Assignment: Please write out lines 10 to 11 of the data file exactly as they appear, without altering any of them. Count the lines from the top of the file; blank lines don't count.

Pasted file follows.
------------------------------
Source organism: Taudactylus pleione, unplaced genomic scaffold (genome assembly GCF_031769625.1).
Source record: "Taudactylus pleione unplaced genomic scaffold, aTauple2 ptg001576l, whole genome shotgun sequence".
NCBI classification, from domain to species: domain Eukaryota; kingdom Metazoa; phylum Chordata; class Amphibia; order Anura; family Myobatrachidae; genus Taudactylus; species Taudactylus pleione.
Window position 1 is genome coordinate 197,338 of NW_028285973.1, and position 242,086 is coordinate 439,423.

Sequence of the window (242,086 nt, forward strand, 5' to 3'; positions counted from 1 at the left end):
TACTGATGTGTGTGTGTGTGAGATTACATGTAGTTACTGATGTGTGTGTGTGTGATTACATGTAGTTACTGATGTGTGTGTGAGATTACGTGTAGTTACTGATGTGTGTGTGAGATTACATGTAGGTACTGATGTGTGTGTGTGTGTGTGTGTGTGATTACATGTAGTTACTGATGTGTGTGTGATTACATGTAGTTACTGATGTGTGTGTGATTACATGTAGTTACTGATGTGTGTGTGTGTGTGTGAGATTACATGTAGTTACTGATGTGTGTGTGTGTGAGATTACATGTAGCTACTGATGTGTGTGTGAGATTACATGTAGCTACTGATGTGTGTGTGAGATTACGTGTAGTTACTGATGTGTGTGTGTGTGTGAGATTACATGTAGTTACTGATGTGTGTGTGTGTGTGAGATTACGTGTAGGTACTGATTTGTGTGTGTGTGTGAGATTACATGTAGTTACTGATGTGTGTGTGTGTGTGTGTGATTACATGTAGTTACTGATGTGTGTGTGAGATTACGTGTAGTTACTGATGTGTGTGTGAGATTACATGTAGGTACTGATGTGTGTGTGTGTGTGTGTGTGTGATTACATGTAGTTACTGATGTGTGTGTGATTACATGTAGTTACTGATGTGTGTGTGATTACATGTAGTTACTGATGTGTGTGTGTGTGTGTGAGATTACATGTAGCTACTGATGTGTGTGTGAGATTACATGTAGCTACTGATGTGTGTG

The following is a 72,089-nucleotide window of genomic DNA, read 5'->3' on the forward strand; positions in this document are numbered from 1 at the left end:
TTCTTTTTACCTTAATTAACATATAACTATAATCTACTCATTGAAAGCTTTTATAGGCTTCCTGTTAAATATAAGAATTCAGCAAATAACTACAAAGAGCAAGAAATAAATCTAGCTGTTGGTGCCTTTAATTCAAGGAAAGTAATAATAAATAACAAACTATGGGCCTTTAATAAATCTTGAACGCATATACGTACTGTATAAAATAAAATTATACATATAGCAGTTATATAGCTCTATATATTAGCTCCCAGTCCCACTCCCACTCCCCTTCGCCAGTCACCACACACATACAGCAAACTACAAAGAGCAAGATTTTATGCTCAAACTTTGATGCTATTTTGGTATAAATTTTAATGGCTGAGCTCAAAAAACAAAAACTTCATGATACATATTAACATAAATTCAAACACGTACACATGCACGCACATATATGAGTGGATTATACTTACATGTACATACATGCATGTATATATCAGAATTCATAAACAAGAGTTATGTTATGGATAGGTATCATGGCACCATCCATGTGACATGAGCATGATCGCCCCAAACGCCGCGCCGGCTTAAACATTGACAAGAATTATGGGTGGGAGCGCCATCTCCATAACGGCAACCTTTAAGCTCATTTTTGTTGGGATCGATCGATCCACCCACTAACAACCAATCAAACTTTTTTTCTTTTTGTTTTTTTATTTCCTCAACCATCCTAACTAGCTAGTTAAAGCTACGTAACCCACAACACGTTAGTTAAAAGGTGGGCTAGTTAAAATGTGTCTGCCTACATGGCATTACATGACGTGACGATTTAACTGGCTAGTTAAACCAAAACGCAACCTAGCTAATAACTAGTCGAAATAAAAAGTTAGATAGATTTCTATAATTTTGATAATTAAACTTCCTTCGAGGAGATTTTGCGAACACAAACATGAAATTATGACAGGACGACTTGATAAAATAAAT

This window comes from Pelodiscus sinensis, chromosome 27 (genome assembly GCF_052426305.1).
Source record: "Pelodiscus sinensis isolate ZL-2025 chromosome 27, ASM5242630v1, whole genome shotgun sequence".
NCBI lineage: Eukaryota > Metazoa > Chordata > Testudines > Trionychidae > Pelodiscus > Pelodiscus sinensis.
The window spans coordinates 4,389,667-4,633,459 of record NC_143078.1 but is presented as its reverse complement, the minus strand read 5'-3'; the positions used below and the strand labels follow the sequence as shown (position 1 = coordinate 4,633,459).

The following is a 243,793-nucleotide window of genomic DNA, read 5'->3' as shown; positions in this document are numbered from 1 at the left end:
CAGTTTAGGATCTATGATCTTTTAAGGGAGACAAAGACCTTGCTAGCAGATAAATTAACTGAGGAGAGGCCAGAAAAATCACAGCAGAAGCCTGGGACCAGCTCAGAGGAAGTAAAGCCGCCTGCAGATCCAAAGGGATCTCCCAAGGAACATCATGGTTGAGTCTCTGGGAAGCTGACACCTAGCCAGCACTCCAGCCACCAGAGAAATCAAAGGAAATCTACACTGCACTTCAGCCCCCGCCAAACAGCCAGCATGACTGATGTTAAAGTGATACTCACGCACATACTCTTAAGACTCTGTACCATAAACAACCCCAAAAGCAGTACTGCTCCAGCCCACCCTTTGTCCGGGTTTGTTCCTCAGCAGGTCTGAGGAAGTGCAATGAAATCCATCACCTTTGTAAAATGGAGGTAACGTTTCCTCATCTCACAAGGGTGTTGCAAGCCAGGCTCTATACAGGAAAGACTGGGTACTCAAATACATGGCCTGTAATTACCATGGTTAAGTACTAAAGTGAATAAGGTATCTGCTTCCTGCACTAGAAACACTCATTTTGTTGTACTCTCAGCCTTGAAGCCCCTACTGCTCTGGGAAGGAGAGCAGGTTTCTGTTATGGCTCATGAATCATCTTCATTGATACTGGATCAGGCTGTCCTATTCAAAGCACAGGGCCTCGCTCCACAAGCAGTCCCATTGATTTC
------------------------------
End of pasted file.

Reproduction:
Source record: "Pelodiscus sinensis isolate ZL-2025 chromosome 27, ASM5242630v1, whole genome shotgun sequence".
NCBI lineage: Eukaryota > Metazoa > Chordata > Testudines > Trionychidae > Pelodiscus > Pelodiscus sinensis.